thumbnail Fig. 9

Photometric profile of the reference image (bold line) and the three models. Model 1 was shifted vertically for clarity.

thumbnail Fig. 10

The labeled curves show, as a function of the distance to the arc-shaped features in the head of the tail, the radius of the dust particles [mm], the integrated mass in the tail out to that distance [kg] and the radius of the sphere of equivalent volume [m]. Refer to the text for the assumptions that were used to derive these values.

In order to count the number of dust particles in each pixel, we estimated the size of the particles, assuming that all the dust in the tail was emitted during a single burst that took place on 10 Feb. 2009 (using the date of Snodgrass et al. (2010), see Sect. 3.3.2), with a zero velocity from the large chunks of material that ended up located in the arcs. The apparent distance from the arcs to the particle is then a measurement of β, the conversion factor is estimated running our FP code for particles over a range of values of β for an emission date in Feb. 2009. Using the relation between β and the characteristics of the particle from Finson & Probstein (1968), we convert β in the radius of the particles, a, using Eq. (2). We use Qpr = 1, as Moreno (2009), for large absorbing grains (Burns et al. 1979). We assume a density of 3000 kg m-3 (see Sect. 3.2.1). Figure 10 displays the corresponding sizes, ranging from few tenths of millimetres at the edge of the frame to few millimetres close to the arcs. Using the formalism of Agarwal et al. (2007), the dust size distribution inferred from the surface brightness profile along the tail is a power law in the a = 1–20 mm range, with a number of particles proportional to an (differential size distribution), with n =  −3.44 ± 0.08. This value is in agreement with that modeled in the previous section, and with those reported by Moreno et al. (2010), n =  −3.4 ± 0.3, Jewitt et al. (2010), n =  −3.3 ± 0.2 and Snodgrass et al. (2010), n =  −3.5. A value close to –3.5 is significant because this is in agreement with the empirical value for the distribution of particle sizes resulting from a collision, and for a collisionally relaxed population (Dohnanyi 1969). The value for the dust in the tail of P/2010 A2 is slightly steeper than the size distribution measured with Hayabusa for the boulders larger than 5 m on the surface of (25 143) Itokawa, n =  −3.1 (Michikami et al. 2008).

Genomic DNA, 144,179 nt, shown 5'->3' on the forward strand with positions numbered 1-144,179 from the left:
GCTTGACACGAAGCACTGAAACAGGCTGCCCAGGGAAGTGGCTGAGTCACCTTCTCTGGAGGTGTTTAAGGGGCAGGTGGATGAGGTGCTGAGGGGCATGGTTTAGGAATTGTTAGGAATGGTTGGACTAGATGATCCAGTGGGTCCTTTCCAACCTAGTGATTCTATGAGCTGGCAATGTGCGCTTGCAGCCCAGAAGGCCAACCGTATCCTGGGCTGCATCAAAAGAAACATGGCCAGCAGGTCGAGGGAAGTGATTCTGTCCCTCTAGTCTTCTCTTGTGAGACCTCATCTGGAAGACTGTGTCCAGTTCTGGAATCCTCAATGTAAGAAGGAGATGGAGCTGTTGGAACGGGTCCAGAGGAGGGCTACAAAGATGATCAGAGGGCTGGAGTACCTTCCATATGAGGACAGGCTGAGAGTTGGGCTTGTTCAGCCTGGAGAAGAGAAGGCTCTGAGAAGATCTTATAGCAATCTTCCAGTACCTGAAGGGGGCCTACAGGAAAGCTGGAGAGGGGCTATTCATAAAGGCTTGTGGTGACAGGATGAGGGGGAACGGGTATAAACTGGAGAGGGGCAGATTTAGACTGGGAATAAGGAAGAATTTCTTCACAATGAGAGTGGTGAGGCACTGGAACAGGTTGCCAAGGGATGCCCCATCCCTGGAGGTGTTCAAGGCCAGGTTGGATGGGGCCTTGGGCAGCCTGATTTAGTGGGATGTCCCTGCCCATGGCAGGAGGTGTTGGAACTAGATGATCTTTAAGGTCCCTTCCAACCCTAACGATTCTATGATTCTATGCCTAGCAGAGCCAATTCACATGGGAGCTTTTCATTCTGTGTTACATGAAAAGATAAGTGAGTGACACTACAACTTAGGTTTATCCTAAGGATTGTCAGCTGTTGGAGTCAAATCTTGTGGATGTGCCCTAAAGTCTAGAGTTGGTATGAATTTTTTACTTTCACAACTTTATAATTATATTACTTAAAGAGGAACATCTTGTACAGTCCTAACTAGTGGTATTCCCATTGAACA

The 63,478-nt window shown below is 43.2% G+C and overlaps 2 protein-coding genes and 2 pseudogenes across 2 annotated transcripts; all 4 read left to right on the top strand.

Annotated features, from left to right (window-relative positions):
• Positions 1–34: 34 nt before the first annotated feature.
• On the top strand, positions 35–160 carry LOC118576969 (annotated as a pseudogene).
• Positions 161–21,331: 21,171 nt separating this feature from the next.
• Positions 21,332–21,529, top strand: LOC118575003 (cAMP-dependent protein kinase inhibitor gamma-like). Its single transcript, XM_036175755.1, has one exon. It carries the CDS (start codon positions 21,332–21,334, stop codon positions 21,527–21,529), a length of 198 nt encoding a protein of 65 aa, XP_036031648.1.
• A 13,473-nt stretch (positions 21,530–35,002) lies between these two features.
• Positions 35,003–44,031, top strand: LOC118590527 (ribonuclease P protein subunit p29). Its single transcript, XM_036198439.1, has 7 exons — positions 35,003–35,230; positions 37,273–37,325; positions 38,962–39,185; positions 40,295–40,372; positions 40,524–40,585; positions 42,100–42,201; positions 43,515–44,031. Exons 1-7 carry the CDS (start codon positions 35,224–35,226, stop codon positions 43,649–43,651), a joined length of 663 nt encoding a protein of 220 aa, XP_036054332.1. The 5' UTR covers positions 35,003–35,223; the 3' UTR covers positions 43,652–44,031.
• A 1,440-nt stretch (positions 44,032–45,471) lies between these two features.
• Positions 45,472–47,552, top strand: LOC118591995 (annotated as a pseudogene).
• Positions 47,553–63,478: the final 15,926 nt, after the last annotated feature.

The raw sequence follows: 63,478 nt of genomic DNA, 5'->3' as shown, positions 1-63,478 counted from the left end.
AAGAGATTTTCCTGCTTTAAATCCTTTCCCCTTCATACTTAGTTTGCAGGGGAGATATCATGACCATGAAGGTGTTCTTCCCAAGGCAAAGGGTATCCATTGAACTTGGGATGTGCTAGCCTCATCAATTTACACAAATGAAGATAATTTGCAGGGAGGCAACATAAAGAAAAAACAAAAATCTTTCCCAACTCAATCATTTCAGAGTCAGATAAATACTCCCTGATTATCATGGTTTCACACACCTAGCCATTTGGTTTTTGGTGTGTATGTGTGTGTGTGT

The total Af is measured in a series of thin rectangular apertures as long as the width of the tail and covering it from the arcs until the edge of the frame. The total Af is converted into a number of particles using the radius a of the particle at that distance from the arcs as computed above.

The total mass and volume of dust is integrated by adding the contribution of each rectangular aperture starting from the arcs. The mass integrated along the tail, as well as the volume of the corresponding sphere are displayed in Fig. 10. While there is still a significant amount of dust in the tail extending beyond the edge of the frame, the asymptotic behaviour of the growth curve indicates that a very large fraction of the mass is present in the visible part of the tail. With these assumptions, we estimate that the tail contains at least 8 × 108 kg of ejected dust, which could be re-assembled into a sphere of radius re ~ 40 m.

Jewitt et al. (2010) reached similar estimates based on the analysis of their Hubble images: 6–60 × 107 kg, corresponding to a sphere with a radius of at least 17–36 m. The latter corresponds to a distance of 20′′ from the arcs in Fig. 10, which is about where the S/N starts to degrade on their Hubble images: we consider their larger estimate in agreement with ours. The total ejected mass is likely to be higher, as these values poorly estimate the size and number of large particles in X-shaped arcs.

3.3.4. Envelope of the tail

A dust emission model was developed to investigate the possible cause of the position of the tail behind the X-shaped arcs, and its distinct detached geometry. For this investigation, rather than trying to reproduce the light distribution in detail using a general fit of the dust velocity vector vd and β distributions, a greatly simplified model was implemented as follows. The details of the model, of its implementation and of its results are beyond the scope of this paper, and constitute a separate, companion paper (Kleyna et al. 2011).